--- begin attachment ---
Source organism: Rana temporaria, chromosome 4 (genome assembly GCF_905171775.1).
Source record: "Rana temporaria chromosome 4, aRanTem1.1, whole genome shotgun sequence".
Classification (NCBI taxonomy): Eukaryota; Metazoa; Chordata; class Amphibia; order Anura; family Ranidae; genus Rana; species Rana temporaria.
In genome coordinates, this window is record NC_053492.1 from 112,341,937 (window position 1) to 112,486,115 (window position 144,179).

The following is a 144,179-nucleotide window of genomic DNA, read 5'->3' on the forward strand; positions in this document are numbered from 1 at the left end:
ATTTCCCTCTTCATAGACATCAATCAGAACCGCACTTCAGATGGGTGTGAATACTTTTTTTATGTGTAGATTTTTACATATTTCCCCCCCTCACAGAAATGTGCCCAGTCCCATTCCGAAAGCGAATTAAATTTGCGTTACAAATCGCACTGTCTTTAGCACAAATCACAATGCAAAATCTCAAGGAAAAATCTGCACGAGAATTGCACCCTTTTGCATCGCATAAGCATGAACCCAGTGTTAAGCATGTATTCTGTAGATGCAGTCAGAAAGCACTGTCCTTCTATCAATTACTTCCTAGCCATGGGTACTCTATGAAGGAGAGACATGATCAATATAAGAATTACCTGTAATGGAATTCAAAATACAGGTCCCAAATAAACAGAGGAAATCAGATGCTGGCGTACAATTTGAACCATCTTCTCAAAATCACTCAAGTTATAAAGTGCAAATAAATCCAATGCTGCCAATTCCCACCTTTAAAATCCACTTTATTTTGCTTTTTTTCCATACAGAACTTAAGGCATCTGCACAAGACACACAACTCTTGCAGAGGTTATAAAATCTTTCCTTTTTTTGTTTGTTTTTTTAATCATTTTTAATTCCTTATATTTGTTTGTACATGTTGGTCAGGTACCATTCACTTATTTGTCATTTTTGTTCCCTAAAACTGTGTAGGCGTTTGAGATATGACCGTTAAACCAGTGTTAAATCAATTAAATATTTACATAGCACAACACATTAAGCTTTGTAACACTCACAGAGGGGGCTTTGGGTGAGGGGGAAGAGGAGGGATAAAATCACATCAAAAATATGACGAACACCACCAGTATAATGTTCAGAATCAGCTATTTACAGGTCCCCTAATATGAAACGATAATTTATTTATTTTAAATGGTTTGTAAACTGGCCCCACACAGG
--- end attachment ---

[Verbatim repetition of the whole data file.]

Source organism: Rana temporaria, chromosome 4 (genome assembly GCF_905171775.1).
Source record: "Rana temporaria chromosome 4, aRanTem1.1, whole genome shotgun sequence".
Classification (NCBI taxonomy): Eukaryota; Metazoa; Chordata; class Amphibia; order Anura; family Ranidae; genus Rana; species Rana temporaria.
In genome coordinates, this window is record NC_053492.1 from 112,341,937 (window position 1) to 112,486,115 (window position 144,179).

The following is a 144,179-nucleotide window of genomic DNA, read 5'->3' on the forward strand; positions in this document are numbered from 1 at the left end:
ATTTCCCTCTTCATAGACATCAATCAGAACCGCACTTCAGATGGGTGTGAATACTTTTTTTATGTGTAGATTTTTACATATTTCCCCCCCTCACAGAAATGTGCCCAGTCCCATTCCGAAAGCGAATTAAATTTGCGTTACAAATCGCACTGTCTTTAGCACAAATCACAATGCAAAATCTCAAGGAAAAATCTGCACGAGAATTGCACCCTTTTGCATCGCATAAGCATGAACCCAGTGTTAAGCATGTATTCTGTAGATGCAGTCAGAAAGCACTGTCCTTCTATCAATTACTTCCTAGCCATGGGTACTCTATGAAGGAGAGACATGATCAATATAAGAATTACCTGTAATGGAATTCAAAATACAGGTCCCAAATAAACAGAGGAAATCAGATGCTGGCGTACAATTTGAACCATCTTCTCAAAATCACTCAAGTTATAAAGTGCAAATAAATCCAATGCTGCCAATTCCCACCTTTAAAATCCACTTTATTTTGCTTTTTTTCCATACAGAACTTAAGGCATCTGCACAAGACACACAACTCTTGCAGAGGTTATAAAATCTTTCCTTTTTTTGTTTGTTTTTTTAATCATTTTTAATTCCTTATATTTGTTTGTACATGTTGGTCAGGTACCATTCACTTATTTGTCATTTTTGTTCCCTAAAACTGTGTAGGCGTTTGAGATATGACCGTTAAACCAGTGTTAAATCAATTAAATATTTACATAGCACAACACATTAAGCTTTGTAACACTCACAGAGGGGGCTTTGGGTGAGGGGGAAGAGGAGGGATAAAATCACATCAAAAATATGACGAACACCACCAGTATAATGTTCAGAATCAGCTATTTACAGGTCCCCTAATATGAAACGATAATTTATTTATTTTAAATGGTTTGTAAACTGGCCCCACACAGG